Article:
Lapis rubbed her forehead against his chest as Lyet and the woman stared suspiciously at the rat. He blinked at them, managed a lop-sided grin, and straightened, diving into his swaggery, story-performance mode.

“Y’see, there’s these flat, bat-lookin’ flyin’ crafts with a bulge up top in front—”

The woman gasped. “Swifts?” she asked, startled.

“Yep. Came up off the Shroud, ‘cause some others were shootin’ them birds,” he told her, his eyebrows rising and his eyes lidding. “Using tech. Took onna them Swifts out, ‘n it crashed right in front of us.”

Lyet’s mouth dropped open as he exuberantly related the rest of the flight; Lapis wanted to puke again, thinking about how easily all three of them could have died. It did not help when the reading circle rats piled into the room, questions ringing off the walls concerning the exciting race away from the tech battle. Who told them about it? She looked up at Patch, who stubbornly glared back, and plastered her palms over her eyes.

She never should have gone. She should have told Faelan that Patch could take care of Wrethe all by himself, no need for them to become involved. They should have stayed in Rin’s room and worried themselves to death in the warmth and safety found there.

Who guessed, someone using Meergevenis tech hid so close to Jiy?

Faelan, Ciaran and Mairin piled in behind Caitria, who regarded her with wide-eyed wonder. Her brother’s stressed despair coupled with Ciaran’s nervous concern made her feel lower than Patch had, and the minute trembling of their muscles as she hugged them proved their deep anxiety. Rin began another recitation, with Mairin adding in bits that made her mind whirl.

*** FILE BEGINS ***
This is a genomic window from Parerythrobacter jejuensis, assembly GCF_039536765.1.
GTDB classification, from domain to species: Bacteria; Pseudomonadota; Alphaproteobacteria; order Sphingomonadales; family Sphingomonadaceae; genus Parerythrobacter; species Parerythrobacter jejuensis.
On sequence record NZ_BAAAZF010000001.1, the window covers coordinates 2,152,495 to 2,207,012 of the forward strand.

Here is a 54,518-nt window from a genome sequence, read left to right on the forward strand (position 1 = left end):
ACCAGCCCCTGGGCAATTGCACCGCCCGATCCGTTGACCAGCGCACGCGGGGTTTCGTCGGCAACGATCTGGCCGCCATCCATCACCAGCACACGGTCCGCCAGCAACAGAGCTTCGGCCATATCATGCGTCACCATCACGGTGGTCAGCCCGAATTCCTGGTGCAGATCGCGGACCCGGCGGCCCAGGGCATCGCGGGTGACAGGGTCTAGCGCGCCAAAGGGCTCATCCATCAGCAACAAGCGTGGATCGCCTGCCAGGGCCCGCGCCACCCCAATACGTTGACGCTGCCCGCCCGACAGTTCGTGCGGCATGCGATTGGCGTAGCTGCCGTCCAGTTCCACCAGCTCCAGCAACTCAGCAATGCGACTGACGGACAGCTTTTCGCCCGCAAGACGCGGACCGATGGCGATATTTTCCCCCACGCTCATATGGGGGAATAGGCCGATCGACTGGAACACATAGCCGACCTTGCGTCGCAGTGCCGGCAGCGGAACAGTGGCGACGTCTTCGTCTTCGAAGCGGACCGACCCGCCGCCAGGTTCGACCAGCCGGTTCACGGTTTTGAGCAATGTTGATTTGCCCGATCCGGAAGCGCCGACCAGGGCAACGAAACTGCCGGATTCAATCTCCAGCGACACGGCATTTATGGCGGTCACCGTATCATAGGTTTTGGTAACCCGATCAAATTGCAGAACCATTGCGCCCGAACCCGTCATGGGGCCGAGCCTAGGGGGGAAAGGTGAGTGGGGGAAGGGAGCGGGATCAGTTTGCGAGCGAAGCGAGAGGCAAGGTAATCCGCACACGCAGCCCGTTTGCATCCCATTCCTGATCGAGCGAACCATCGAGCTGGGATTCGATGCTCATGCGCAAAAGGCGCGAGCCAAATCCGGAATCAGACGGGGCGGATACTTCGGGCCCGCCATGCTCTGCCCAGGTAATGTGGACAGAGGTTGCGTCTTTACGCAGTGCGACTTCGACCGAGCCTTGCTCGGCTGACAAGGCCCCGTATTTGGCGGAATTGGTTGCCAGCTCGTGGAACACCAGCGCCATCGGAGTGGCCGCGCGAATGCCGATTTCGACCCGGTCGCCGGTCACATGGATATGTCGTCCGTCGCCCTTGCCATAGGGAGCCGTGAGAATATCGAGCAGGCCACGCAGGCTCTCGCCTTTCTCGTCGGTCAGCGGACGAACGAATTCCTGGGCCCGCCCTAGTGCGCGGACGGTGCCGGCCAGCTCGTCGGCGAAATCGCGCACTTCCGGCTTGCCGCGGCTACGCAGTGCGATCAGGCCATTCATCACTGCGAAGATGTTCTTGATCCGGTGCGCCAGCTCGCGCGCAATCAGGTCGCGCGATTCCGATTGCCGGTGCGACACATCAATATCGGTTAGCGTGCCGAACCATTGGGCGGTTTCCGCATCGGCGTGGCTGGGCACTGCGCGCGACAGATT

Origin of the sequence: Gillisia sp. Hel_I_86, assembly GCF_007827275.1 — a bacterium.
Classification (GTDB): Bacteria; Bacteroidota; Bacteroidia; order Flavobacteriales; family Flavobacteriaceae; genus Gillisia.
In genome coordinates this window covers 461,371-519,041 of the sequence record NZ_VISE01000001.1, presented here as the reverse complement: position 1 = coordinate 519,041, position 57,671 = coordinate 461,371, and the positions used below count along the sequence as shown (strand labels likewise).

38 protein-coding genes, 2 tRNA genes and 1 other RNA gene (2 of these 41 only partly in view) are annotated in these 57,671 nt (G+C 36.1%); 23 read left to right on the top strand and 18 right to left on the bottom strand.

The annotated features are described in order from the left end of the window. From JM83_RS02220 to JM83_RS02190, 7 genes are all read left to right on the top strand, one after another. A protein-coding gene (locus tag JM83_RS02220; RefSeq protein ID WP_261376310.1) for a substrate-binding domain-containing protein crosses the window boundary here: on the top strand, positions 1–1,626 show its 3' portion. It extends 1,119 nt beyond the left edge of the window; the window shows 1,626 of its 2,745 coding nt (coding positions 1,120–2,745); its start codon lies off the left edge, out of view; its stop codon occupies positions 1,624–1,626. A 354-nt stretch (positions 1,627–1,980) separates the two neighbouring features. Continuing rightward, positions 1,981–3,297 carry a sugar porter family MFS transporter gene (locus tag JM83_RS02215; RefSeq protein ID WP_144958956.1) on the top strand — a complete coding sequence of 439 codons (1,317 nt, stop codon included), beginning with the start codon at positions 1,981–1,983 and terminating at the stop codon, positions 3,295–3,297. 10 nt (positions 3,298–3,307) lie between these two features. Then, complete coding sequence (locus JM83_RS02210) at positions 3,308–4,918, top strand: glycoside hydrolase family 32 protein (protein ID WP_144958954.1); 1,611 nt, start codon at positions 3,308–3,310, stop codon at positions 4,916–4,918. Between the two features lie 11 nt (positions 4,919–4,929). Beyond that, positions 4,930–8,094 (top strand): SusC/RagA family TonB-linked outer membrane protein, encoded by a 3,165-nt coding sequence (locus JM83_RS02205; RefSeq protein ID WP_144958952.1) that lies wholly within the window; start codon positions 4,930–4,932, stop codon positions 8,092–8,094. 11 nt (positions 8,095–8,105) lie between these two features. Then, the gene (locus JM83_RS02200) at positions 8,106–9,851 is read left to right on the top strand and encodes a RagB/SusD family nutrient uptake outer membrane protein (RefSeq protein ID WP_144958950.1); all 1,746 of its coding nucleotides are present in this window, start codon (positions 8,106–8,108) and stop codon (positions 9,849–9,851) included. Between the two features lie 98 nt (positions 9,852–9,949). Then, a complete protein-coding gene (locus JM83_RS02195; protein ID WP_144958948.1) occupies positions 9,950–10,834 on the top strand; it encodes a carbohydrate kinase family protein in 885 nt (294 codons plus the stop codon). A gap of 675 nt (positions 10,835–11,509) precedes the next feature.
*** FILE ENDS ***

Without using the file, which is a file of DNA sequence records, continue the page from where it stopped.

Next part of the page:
Had their flight looked that momentous?

She withdrew from the crowd, curled up on the bed, slammed a pillow over her ear, and shuddered. She did not need rat or rebel reminding her she should have remained in bed, snuggled into the sheets with quiet detachment and let someone else face the consequences of damaged Dentherion tech.

She did not expect gentle hands to touch her arm, remove the pillow, and let the resounding silence fill her head. She glanced at her partner, at the nearly empty room, and frowned. Where had they all gone?

“I sent them downstairs, the rambunctious lot,” the older woman grumbled as she scuffed her hands together. “I need you to sit up so I can see your back.”

Patch helped her struggle into position while Faelan sat in the chair and leaned over his knees, intent and worried. She bent over while the doctor raised her loose shirt and prodded at her back, making soft hmphing sounds she disliked. A hand finally patted her side, indicating she could lay back down.

“Despite your exuberant night, you’re doing well,” she said as she took a few vials from a large white bag and mixed the contents into a frosted glass. She obviously hailed from someplace other than the Grey Streets, for no one there would keep something that white so pristine. “You will ache for a while yet, and you might experience some hot flashes or chills, but the worst is past.”

“Thank you,” she said hoarsely. The woman raised an eyebrow.

“I admit, it’s odd to see Aethon care enough for someone else to ask me to help. But I’m happy to do so.” She chuckled. “Your reading circle is entertaining. It’s a new experience, to converse with them.”